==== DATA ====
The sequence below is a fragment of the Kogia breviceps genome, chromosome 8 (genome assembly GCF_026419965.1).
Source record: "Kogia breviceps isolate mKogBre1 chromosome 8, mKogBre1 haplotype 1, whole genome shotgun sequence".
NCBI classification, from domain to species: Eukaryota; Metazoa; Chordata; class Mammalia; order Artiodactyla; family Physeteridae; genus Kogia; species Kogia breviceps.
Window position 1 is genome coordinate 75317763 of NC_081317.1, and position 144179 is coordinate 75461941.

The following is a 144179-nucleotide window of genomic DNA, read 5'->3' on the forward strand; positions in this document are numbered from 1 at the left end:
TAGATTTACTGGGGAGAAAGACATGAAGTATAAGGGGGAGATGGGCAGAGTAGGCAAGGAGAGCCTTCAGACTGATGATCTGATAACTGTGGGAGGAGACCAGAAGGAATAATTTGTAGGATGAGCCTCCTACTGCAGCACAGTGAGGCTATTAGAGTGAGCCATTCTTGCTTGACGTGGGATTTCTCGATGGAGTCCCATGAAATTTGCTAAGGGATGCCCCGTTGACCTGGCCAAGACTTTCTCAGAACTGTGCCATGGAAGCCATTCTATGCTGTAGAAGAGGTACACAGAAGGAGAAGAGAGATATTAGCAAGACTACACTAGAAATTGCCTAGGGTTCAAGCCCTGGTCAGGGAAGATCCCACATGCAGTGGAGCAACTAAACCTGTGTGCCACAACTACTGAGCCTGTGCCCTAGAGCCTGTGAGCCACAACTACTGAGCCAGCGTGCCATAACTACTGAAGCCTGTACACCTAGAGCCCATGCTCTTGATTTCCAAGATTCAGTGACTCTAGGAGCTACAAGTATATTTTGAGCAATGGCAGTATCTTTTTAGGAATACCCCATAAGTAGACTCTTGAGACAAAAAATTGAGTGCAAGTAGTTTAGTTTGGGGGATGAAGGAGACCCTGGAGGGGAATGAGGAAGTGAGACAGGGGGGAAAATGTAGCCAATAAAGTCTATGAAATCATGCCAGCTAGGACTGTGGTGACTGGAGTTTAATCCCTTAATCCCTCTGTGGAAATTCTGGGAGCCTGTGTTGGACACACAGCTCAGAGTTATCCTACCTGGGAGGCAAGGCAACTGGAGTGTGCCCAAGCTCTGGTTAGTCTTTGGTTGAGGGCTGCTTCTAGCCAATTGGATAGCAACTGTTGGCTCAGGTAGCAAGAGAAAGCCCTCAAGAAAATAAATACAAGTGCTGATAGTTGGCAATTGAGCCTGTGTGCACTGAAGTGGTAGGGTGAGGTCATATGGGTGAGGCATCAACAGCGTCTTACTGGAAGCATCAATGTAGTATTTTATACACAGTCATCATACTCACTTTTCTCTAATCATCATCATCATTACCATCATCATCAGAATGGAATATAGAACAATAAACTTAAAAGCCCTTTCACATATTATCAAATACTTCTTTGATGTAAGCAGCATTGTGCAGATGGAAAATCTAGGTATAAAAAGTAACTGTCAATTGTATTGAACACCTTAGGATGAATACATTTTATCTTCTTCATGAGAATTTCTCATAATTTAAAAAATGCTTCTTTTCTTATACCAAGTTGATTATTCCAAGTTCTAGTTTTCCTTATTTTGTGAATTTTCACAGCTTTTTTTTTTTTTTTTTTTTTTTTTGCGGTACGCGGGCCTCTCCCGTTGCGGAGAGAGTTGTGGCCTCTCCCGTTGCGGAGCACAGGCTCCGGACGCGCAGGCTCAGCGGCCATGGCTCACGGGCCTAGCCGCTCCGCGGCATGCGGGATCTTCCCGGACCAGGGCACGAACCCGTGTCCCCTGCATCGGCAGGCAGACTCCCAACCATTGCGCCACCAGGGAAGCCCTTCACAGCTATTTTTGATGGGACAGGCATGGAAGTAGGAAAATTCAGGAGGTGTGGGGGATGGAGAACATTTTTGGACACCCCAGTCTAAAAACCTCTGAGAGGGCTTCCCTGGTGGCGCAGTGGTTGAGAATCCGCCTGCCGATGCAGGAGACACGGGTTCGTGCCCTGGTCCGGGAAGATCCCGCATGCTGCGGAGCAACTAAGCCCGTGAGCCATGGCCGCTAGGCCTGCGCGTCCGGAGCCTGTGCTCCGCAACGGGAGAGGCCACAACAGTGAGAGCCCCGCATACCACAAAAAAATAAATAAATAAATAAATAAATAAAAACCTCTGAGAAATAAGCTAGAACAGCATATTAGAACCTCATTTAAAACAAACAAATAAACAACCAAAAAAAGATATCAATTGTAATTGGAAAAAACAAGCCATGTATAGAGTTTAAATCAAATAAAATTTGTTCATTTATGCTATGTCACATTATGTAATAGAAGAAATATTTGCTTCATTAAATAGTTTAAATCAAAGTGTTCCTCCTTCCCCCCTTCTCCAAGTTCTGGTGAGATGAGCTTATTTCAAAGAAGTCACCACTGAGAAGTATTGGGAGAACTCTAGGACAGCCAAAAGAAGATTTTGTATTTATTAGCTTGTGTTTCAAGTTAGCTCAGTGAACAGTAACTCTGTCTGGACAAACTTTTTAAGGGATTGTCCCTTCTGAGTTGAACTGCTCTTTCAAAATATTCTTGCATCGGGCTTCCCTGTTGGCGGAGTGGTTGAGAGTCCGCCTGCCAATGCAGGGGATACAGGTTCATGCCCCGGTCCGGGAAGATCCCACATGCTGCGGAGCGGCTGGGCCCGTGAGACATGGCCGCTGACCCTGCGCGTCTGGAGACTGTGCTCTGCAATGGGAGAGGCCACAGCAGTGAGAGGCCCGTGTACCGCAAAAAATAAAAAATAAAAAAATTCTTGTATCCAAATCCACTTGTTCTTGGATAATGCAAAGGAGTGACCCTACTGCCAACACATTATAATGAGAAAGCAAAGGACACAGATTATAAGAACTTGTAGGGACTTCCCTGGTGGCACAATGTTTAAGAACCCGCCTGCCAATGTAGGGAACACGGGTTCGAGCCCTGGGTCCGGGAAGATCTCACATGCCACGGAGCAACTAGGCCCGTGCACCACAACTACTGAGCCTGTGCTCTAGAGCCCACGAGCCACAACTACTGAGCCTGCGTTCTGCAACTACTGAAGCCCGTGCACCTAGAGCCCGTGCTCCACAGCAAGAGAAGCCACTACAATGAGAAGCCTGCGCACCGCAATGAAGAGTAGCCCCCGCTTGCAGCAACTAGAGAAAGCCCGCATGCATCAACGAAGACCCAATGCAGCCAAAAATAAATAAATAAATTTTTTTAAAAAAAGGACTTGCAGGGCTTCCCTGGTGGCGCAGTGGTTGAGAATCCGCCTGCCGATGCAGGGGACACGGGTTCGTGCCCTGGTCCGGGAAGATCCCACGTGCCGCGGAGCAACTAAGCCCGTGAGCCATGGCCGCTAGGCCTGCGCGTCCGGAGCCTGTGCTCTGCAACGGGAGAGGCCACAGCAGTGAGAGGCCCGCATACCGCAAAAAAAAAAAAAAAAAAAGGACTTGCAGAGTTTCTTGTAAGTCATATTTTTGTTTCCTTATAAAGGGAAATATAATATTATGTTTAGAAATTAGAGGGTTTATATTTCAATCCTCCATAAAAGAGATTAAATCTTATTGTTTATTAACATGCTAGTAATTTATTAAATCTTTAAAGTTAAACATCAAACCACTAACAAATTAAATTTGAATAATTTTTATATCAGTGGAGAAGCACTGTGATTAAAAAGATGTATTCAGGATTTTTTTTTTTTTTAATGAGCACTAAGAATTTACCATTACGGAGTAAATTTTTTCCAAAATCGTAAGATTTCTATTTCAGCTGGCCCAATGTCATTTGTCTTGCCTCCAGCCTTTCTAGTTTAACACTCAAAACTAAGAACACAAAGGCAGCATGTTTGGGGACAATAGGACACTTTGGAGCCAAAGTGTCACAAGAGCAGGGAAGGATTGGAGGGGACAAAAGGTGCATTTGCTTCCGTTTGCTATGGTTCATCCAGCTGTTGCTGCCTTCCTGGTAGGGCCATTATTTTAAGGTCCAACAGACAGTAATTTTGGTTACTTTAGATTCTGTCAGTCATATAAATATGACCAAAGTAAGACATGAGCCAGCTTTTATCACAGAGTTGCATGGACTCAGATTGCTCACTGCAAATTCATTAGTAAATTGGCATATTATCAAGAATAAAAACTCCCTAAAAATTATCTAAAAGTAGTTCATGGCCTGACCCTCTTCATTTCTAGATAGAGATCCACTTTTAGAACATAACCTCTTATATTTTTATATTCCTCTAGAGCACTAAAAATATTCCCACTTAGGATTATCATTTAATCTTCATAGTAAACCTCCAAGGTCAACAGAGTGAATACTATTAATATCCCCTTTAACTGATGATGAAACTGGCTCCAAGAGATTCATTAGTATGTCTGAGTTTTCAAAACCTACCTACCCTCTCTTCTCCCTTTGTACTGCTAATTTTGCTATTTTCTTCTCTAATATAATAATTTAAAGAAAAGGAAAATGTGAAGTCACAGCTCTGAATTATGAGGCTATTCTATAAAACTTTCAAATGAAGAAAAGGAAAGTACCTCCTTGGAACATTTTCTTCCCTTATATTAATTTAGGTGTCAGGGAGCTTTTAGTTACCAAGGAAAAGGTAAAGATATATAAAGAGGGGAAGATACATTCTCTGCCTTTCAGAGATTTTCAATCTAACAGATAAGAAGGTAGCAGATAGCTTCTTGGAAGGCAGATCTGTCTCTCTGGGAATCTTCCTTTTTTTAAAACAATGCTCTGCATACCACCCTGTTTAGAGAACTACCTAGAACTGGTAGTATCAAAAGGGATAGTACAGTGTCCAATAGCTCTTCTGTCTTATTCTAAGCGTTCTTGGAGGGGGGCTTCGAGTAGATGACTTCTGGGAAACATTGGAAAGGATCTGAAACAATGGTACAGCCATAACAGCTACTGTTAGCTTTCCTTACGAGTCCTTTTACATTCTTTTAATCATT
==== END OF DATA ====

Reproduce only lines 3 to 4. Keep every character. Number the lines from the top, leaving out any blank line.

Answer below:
NCBI classification, from domain to species: Eukaryota; Metazoa; Chordata; class Mammalia; order Artiodactyla; family Physeteridae; genus Kogia; species Kogia breviceps.
Window position 1 is genome coordinate 75317763 of NC_081317.1, and position 144179 is coordinate 75461941.